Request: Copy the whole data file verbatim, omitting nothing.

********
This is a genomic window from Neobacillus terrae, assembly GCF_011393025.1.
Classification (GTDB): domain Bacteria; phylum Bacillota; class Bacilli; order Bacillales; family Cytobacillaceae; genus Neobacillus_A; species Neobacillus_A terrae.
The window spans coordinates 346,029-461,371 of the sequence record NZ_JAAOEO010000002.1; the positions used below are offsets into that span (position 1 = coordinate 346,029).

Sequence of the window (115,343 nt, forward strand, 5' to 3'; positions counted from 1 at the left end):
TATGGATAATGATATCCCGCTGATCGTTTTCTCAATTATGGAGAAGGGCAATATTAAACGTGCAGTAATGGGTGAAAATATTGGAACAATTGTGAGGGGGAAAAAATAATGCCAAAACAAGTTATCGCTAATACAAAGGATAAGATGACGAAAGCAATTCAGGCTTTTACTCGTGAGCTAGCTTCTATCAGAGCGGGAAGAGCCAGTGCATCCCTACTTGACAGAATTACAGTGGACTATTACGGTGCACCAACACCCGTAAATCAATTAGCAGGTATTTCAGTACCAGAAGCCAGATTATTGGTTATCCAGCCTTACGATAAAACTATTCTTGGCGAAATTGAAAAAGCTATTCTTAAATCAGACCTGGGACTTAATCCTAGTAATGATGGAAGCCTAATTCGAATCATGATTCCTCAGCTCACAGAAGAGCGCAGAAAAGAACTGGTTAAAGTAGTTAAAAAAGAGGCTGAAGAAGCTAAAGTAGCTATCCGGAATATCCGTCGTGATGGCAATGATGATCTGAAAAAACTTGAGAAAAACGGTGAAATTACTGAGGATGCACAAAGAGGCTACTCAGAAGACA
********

This is a genomic window from Neobacillus terrae, assembly GCF_011393025.1.
Classification (GTDB): domain Bacteria; phylum Bacillota; class Bacilli; order Bacillales; family Cytobacillaceae; genus Neobacillus_A; species Neobacillus_A terrae.
The window spans coordinates 346,029-461,371 of the sequence record NZ_JAAOEO010000002.1; the positions used below are offsets into that span (position 1 = coordinate 346,029).

Sequence of the window (115,343 nt, forward strand, 5' to 3'; positions counted from 1 at the left end):
TATGGATAATGATATCCCGCTGATCGTTTTCTCAATTATGGAGAAGGGCAATATTAAACGTGCAGTAATGGGTGAAAATATTGGAACAATTGTGAGGGGGAAAAAATAATGCCAAAACAAGTTATCGCTAATACAAAGGATAAGATGACGAAAGCAATTCAGGCTTTTACTCGTGAGCTAGCTTCTATCAGAGCGGGAAGAGCCAGTGCATCCCTACTTGACAGAATTACAGTGGACTATTACGGTGCACCAACACCCGTAAATCAATTAGCAGGTATTTCAGTACCAGAAGCCAGATTATTGGTTATCCAGCCTTACGATAAAACTATTCTTGGCGAAATTGAAAAAGCTATTCTTAAATCAGACCTGGGACTTAATCCTAGTAATGATGGAAGCCTAATTCGAATCATGATTCCTCAGCTCACAGAAGAGCGCAGAAAAGAACTGGTTAAAGTAGTTAAAAAAGAGGCTGAAGAAGCTAAAGTAGCTATCCGGAATATCCGTCGTGATGGCAATGATGATCTGAAAAAACTTGAGAAAAACGGTGAAATTACTGAGGATGCACAAAGAGGCTACTCAGAAGACA